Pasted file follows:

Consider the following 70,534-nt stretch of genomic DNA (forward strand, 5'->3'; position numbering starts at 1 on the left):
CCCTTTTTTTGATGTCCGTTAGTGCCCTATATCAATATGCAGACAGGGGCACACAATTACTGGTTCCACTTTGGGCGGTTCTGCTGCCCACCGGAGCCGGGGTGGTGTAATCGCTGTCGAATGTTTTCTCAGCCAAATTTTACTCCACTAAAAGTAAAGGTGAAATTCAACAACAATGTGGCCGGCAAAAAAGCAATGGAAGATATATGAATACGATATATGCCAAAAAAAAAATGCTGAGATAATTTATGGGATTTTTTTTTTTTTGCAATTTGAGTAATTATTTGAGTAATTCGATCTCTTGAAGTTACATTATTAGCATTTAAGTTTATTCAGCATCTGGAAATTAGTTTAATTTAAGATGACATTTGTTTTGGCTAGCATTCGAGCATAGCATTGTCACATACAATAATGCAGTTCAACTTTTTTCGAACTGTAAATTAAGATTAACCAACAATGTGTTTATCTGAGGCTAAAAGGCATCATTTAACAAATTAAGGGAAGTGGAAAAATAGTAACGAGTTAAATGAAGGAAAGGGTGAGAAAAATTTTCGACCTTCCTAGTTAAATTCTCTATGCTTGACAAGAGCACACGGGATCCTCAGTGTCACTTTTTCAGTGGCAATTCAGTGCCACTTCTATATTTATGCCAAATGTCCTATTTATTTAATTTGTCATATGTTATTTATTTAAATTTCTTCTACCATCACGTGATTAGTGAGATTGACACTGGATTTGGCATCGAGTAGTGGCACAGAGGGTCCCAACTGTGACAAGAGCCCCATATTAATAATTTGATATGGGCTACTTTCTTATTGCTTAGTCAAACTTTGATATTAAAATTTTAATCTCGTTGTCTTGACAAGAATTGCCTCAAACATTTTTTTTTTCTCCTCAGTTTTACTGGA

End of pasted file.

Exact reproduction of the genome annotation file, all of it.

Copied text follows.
Consider the following 70,534-nt stretch of genomic DNA (forward strand, 5'->3'; position numbering starts at 1 on the left):
CCCTTTTTTTGATGTCCGTTAGTGCCCTATATCAATATGCAGACAGGGGCACACAATTACTGGTTCCACTTTGGGCGGTTCTGCTGCCCACCGGAGCCGGGGTGGTGTAATCGCTGTCGAATGTTTTCTCAGCCAAATTTTACTCCACTAAAAGTAAAGGTGAAATTCAACAACAATGTGGCCGGCAAAAAAGCAATGGAAGATATATGAATACGATATATGCCAAAAAAAAAATGCTGAGATAATTTATGGGATTTTTTTTTTTTTGCAATTTGAGTAATTATTTGAGTAATTCGATCTCTTGAAGTTACATTATTAGCATTTAAGTTTATTCAGCATCTGGAAATTAGTTTAATTTAAGATGACATTTGTTTTGGCTAGCATTCGAGCATAGCATTGTCACATACAATAATGCAGTTCAACTTTTTTCGAACTGTAAATTAAGATTAACCAACAATGTGTTTATCTGAGGCTAAAAGGCATCATTTAACAAATTAAGGGAAGTGGAAAAATAGTAACGAGTTAAATGAAGGAAAGGGTGAGAAAAATTTTCGACCTTCCTAGTTAAATTCTCTATGCTTGACAAGAGCACACGGGATCCTCAGTGTCACTTTTTCAGTGGCAATTCAGTGCCACTTCTATATTTATGCCAAATGTCCTATTTATTTAATTTGTCATATGTTATTTATTTAAATTTCTTCTACCATCACGTGATTAGTGAGATTGACACTGGATTTGGCATCGAGTAGTGGCACAGAGGGTCCCAACTGTGACAAGAGCCCCATATTAATAATTTGATATGGGCTACTTTCTTATTGCTTAGTCAAACTTTGATATTAAAATTTTAATCTCGTTGTCTTGACAAGAATTGCCTCAAACATTTTTTTTTTCTCCTCAGTTTTACTGGA